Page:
Unreal Veterinary Careers! Dr Ilana Mendels from VetPrac

Today we get to hear from one of my favourite young veterinary entrepreneurs – Dr Ilana Mendels…

Thanks for your time today Ilana – so may I ask…

  1. What are you working on at the moment?

At the moment, I am working on the plans for 2017:

So far we’ve got:

– Stifle Surgery Workshops

– Orthopaedic Training (Shoulder and Pelvic Surgery)

– Soft tissue workshops (Head and Neck, Perineal and Abdominal Surgery)

– Bootcamp Practical Essentials (3 days of ECC, Dentistry and Laparotomy – a Practical Extravaganza)

– Wellness and Success Training

– Difficult Discussion Training

– Equine Lameness

– Abdominal Ultrasound

– Intermediate Ultrasound Techniques

– Dentistry for Small Animals

– Personalised Programs for Larger Practice Groups

– Annual International Surgical Delegation from Japan

I’m also growing a human right now… eep!

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Prof. Christine Zink and Ilana at the Canine Sports Medicine Workshop

  1. What drives you?

The idea that for good things to happen we have to be the active drivers of positive change and development. And that when we light a spark that inspires change others will hopefully add to it.

Also, no matter what – every day is chance to start again.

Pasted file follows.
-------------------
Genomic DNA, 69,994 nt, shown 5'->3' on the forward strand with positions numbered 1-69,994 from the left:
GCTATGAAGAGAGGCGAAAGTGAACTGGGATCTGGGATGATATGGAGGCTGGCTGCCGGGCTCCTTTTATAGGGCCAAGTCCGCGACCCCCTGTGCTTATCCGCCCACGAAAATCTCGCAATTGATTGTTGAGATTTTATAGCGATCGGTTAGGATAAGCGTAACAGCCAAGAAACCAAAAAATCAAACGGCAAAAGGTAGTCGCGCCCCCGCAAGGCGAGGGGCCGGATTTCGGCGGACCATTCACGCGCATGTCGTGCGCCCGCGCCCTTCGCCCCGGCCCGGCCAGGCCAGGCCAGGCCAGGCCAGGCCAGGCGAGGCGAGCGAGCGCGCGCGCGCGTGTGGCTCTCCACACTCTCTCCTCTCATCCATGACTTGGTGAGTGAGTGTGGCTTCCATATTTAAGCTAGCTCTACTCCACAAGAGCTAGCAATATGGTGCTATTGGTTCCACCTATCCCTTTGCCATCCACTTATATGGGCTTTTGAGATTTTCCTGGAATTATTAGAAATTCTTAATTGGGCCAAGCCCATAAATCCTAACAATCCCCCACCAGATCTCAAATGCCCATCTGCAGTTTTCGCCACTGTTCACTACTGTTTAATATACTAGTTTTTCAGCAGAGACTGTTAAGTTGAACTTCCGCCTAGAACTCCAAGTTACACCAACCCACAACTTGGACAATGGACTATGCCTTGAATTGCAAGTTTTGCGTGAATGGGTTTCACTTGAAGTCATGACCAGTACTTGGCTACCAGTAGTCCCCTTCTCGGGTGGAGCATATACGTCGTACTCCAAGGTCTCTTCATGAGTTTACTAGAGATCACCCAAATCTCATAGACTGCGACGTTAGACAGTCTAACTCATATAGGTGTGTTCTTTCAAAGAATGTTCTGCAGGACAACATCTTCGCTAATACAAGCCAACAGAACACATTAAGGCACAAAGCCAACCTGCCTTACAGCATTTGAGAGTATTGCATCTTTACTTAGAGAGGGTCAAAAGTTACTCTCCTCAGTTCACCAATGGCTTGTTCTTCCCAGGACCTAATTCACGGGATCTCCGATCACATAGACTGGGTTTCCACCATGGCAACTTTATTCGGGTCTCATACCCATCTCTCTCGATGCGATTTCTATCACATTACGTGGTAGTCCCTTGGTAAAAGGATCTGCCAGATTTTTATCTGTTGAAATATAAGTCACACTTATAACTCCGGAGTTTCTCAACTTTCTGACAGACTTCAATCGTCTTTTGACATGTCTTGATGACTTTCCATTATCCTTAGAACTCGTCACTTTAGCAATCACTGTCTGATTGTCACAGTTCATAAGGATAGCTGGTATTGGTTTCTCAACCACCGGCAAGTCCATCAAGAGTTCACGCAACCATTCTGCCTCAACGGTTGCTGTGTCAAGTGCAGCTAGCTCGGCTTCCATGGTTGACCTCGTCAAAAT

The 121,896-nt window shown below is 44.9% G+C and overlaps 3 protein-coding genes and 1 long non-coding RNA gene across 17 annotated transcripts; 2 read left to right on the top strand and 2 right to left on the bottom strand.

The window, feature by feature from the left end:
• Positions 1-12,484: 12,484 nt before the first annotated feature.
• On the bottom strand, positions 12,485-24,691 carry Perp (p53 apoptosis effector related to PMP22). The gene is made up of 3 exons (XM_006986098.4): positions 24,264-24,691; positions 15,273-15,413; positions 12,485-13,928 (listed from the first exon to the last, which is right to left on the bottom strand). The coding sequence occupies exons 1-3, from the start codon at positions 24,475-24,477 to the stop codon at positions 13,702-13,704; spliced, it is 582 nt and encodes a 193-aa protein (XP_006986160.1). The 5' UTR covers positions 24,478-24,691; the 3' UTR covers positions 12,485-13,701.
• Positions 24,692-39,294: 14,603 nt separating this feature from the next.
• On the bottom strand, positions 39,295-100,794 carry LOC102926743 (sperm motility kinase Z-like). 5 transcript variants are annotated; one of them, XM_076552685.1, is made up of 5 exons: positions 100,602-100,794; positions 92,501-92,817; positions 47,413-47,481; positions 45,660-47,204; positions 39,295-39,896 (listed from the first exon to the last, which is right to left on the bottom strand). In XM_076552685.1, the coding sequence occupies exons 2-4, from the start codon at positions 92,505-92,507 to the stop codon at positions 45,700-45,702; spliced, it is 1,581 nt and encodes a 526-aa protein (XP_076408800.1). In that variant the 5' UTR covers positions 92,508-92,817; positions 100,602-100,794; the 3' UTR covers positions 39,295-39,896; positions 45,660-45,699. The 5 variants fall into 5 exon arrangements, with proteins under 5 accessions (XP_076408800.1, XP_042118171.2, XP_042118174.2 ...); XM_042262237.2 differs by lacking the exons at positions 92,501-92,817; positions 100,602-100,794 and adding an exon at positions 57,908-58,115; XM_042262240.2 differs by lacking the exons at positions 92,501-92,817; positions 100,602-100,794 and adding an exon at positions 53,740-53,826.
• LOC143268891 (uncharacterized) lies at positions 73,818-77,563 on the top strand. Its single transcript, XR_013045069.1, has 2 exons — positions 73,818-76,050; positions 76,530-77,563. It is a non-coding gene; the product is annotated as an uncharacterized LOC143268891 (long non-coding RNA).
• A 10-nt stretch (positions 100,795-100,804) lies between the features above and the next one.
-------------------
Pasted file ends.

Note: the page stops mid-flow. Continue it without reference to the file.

1. What have been the major transitions in your path?

Tough question!

Getting people to join in is the biggest challenge:

We have not had one person in over 1400 participants in 5 years walk away without learning useful tools for practicing better self-care and animal health care. It’s funny to me that some people still haven’t heard of VetPrac! Still if 10% of the vet community have been positively affected by what we do, then that’s really exciting for us…
Finding the right help at the right time adjusts how effective we can be:

We get lots of good ideas, and we need partners in training and educators who have the right skill set to be involved. It’s not a one-woman show, by any means. A workshop for 30 people usually has an education team of about 8 on site and a lot of resources involved to ensure it has a lasting positive effect on the participants’ experience.

Ethical and WHS considerations are a big transformer:

It’s been important at VetPrac that our workshops are in line with Australian ethical standards. This has stopped us from running some workshops in more convenient settings sometimes and overseas. It has stopped us from doing some training in certain fields too. And it costs a lot more money to be ethical. I think we have a good balance at the moment in Australia. Not sure how long it will last… we are a considerate nation. Being involved in these conversations has been really interesting.

  1. What goals are you working towards?

I am working on constructive veterinary solutions to advance animal health in association with other similarly minded professionals.

I would like general practice veterinarians in Australia, NZ and SE Asia to be empowered with stronger skill sets that are valued by their communities and for this to set in motion a chain of respect and integrity within and for our community that makes us valued consultants, employees and employers across different fields. I would like that empowerment to influence our professional culture so we can be protected against the drivers of disillusionment, depression and suicide.

Also;